New looks good at Paint Branch

Had a passerby wandered through Banneker Middle School two summers ago, they would have noticed dozens of young men, clad in Paint Branch High School gear and cutoffs, lifting weights outside in the schoolyard.

“Jailhouse weightlifting,” as coach Mike Nesmith called it. Due to ongoing renovations, the Panthers had no weight room. Their hands clapsed hot bars in the 90-plus degree heat. Dehydration was a perpetual concern. The only weights the players could lift were the ones they loaded into crates and unloaded into the yard. Besides that hardship, they hadn't had a home game since 2009, temporarily playing their “home” games at Montgomery Blair.

“A lot of people don't realize how much that puts on the kids,” Nesmith said. “To be getting on a bus every weekend, they don't really have home games.”

Fitting to Paint Branch's unlucky narrative, its first home game in half a decade was rained out and moved  to a Monday. Even with the less-than-traditional Monday night lights replacing the Friday night lights, fans still came out in droves for the home opener, the first since 2009.

“It was really, really great,” quarterback Gaston Cooper said. “I wouldn't really know, but to me, it felt like a college game. There was just a lot of hype around it. People were in the parking lots before. The stands were packed. It was awesome, and it helped a lot, just knowing that all our classmates and parents and alumni were behind us. It just gave us a boost.”

Whether the Panthers needed the boost or not there's no saying, but Paint Branch emerged with a 42-0 victory against James H. Blake. Cooper, meanwhile, ran for three touchdowns and threw another, accounting for 208 total yards in the first of four straight running clock wins.

“We are playing with tempo,” Nesmith said of his team, which averaged 52.75 plays per game through its first four games. “We are trying to get the ball off as quickly as possible. We're trying to take advantage of our conditioning. The more snaps you can get off, the more chances you have to score.”

It's ironic that Nesmith credited his team's conditioning as one of the reasons behind the success of this year's team since this is the first season in some time that the Panthers have the resources to get in shape. The impetus to this well-conditioned team, aside from the fact that the players have a place to lift weights with a roof over their heads, has been the hiring of renowned trainer Myron Flowers, a Paint Branch graduate who claims to have trained more than 20 NFL players, including San Francisco 49ers tight end Vernon Davis.

“It makes all the difference in the world. It really does,” Nesmith said. “One of the things that always makes the difference is strength and conditioning, putting in the hours [coaches] aren't paid to do. You end up paying to coach.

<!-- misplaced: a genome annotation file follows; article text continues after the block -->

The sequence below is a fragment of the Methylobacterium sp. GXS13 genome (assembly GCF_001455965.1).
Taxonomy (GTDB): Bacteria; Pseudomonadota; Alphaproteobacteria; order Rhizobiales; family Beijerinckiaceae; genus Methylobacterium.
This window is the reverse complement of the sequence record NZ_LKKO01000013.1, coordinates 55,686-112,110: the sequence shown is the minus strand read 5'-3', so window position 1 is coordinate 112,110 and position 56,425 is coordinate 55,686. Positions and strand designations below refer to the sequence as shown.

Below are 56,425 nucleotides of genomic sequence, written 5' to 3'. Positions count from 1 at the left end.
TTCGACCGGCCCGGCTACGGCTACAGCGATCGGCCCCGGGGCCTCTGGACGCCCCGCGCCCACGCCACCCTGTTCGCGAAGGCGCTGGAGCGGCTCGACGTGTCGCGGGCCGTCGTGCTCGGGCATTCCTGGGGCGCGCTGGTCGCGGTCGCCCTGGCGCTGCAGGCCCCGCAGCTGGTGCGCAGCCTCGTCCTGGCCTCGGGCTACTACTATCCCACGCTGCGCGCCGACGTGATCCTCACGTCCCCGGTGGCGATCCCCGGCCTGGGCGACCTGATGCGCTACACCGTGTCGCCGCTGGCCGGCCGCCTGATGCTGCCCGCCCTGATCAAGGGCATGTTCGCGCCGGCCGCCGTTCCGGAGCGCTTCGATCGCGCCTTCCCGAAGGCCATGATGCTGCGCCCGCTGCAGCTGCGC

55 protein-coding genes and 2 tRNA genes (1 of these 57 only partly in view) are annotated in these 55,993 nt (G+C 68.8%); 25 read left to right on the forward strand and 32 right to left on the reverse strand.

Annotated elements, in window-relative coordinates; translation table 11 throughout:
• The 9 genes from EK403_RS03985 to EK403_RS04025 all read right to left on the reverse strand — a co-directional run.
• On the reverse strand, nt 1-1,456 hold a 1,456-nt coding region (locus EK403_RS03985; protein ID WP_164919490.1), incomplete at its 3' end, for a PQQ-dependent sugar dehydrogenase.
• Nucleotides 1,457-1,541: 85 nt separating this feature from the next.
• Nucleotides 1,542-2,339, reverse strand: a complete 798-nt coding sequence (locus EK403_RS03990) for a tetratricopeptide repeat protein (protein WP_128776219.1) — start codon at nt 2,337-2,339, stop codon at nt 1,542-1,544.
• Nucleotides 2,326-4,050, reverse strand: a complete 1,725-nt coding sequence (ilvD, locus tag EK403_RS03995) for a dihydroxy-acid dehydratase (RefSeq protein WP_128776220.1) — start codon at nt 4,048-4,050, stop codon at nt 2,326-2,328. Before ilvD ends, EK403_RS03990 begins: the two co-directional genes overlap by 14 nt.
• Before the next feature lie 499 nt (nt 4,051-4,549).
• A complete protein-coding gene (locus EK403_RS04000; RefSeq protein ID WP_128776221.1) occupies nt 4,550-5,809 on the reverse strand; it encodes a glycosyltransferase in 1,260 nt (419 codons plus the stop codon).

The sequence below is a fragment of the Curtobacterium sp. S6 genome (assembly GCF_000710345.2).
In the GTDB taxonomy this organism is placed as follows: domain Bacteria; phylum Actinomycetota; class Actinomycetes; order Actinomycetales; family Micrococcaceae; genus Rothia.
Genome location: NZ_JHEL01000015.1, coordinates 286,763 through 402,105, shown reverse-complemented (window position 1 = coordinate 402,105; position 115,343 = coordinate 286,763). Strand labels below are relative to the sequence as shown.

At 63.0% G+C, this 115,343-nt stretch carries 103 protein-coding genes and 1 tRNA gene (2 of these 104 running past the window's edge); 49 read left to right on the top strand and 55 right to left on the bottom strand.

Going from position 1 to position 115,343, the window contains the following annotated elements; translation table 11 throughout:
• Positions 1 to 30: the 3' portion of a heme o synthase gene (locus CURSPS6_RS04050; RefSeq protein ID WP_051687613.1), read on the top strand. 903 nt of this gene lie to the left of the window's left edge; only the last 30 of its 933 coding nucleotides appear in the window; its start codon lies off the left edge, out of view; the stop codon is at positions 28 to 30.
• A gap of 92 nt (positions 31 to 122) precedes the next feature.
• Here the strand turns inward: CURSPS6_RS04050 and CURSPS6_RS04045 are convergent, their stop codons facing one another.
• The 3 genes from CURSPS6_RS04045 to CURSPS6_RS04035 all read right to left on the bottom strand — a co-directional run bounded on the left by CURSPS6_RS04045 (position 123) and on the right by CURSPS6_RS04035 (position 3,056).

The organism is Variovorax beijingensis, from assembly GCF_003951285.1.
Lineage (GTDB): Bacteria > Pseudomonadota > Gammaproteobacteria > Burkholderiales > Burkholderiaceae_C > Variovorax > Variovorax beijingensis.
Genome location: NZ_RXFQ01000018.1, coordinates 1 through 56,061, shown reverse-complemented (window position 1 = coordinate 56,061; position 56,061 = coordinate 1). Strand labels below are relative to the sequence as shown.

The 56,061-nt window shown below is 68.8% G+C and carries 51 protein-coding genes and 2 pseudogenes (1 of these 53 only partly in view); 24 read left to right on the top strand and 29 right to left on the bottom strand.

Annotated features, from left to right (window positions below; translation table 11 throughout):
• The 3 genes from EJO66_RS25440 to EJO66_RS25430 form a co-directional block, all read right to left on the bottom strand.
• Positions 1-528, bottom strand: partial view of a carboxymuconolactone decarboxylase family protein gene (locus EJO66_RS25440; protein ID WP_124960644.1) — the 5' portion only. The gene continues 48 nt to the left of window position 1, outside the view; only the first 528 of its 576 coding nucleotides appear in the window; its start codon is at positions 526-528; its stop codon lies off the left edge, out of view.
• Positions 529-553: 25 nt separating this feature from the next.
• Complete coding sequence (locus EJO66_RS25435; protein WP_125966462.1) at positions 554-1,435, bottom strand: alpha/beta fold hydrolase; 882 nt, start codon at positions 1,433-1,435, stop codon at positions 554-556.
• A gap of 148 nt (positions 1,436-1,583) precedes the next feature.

“It's not like Quince Orchard and Seneca and Damascus have all these Spartans walking around their hallways. That's not it. These are four-year guys in the program, four years of strength and conditioning. It's a big difference.”

Cooper, when speaking about having a weight room and home games, accidentally called it an advantage before correcting himself, realizing that, in reality, having those amenities just evened the playing field.

“No, I guess it's not an advantage,” he said with a laugh. “But it has been really good.”

Along with the Panthers' bounty of new facilities, Cooper has plenty of weapons at his disposal. Now at the season's midpoint, no team has had more receivers catch a pass (nine) than Paint Branch, and that includes the air-heavy offenses of Thomas S. Wootton and Rockville.

At Cooper's disposal is first-year varsity receiver Ryan Stango (20 catches, 385 yards), senior Javonn Curry (24 catches, 364 yards), senior Kevin Koomson (11 catches, 115 yards), and several others in the slot. In a surprisingly dominant 54-7 rout of Einstein on Friday, Cooper eclipsed the 300-yard threshold through the air, finding Curry three times for a touchdown, and two other receivers for scores. All that, and Cooper is just as dangerous, if not moreso, on the ground.

A hybrid quarterback, the senior led Paint Branch in rushing through the first four games, hitting a season-high 87 yards in a 21-13 season-opening win against Springbrook.

“I always try to establish myself as a passer first,” he said. “Then I'll go into a hybrid.”

Meanwhile, Paint Branch has officially established itself among the county's elite. The Panthers face Northwest (4-1) this week in a matchup of two of the county's best teams.

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